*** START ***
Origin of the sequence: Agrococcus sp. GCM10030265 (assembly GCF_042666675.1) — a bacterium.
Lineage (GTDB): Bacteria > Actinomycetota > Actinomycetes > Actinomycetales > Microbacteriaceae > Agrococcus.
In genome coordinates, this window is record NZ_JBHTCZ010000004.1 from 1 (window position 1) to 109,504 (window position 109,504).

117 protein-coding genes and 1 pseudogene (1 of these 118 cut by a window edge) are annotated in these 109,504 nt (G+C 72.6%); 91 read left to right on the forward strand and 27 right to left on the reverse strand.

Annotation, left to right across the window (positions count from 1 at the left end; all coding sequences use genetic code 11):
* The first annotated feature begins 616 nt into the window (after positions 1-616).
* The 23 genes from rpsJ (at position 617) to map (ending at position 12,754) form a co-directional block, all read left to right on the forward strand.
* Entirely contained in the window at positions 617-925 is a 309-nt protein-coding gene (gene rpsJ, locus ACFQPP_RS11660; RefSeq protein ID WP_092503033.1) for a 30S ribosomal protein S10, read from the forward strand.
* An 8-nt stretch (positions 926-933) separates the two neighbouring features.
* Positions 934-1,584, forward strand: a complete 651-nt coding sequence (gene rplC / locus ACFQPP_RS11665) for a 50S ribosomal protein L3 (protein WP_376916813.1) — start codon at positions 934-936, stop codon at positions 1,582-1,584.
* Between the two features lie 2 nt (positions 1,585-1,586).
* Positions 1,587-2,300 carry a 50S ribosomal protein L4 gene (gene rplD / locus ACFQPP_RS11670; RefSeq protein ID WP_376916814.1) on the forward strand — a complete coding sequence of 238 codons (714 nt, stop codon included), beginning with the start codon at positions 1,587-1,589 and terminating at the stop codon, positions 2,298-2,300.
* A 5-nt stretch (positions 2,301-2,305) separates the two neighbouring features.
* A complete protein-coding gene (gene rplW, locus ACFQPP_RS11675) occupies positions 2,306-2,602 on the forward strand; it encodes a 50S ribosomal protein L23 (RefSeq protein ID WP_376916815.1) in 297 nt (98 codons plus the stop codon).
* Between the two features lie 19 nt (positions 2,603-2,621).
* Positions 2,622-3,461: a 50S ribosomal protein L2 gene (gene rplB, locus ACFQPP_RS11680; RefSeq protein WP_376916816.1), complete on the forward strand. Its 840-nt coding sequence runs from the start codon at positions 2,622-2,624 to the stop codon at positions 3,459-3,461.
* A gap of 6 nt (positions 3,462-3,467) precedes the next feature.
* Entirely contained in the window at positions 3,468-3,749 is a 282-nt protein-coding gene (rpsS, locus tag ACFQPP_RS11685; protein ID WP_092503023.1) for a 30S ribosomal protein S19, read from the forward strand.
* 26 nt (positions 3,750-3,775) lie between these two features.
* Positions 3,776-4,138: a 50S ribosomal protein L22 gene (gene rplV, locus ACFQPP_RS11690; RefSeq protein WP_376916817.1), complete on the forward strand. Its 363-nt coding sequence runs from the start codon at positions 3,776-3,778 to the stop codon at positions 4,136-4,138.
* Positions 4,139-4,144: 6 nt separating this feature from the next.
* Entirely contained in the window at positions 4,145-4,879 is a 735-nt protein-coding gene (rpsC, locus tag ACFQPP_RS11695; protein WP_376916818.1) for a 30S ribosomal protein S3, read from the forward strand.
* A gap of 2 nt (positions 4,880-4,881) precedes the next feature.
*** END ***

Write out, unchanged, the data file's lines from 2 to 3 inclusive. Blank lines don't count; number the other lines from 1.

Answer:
Lineage (GTDB): Bacteria > Actinomycetota > Actinomycetes > Actinomycetales > Microbacteriaceae > Agrococcus.
In genome coordinates, this window is record NZ_JBHTCZ010000004.1 from 1 (window position 1) to 109,504 (window position 109,504).